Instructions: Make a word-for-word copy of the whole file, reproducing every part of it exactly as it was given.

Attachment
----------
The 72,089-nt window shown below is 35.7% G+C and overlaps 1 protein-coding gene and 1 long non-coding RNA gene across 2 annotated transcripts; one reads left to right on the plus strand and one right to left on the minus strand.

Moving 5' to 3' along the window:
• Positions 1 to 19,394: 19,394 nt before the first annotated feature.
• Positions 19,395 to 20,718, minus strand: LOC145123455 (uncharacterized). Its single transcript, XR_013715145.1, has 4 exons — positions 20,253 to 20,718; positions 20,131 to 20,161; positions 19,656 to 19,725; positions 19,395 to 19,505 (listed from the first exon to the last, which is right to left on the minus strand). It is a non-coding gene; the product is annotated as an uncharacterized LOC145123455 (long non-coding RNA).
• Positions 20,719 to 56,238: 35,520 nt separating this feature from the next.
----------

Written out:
The 72,089-nt window shown below is 35.7% G+C and overlaps 1 protein-coding gene and 1 long non-coding RNA gene across 2 annotated transcripts; one reads left to right on the plus strand and one right to left on the minus strand.

Moving 5' to 3' along the window:
• Positions 1 to 19,394: 19,394 nt before the first annotated feature.
• Positions 19,395 to 20,718, minus strand: LOC145123455 (uncharacterized). Its single transcript, XR_013715145.1, has 4 exons — positions 20,253 to 20,718; positions 20,131 to 20,161; positions 19,656 to 19,725; positions 19,395 to 19,505 (listed from the first exon to the last, which is right to left on the minus strand). It is a non-coding gene; the product is annotated as an uncharacterized LOC145123455 (long non-coding RNA).
• Positions 20,719 to 56,238: 35,520 nt separating this feature from the next.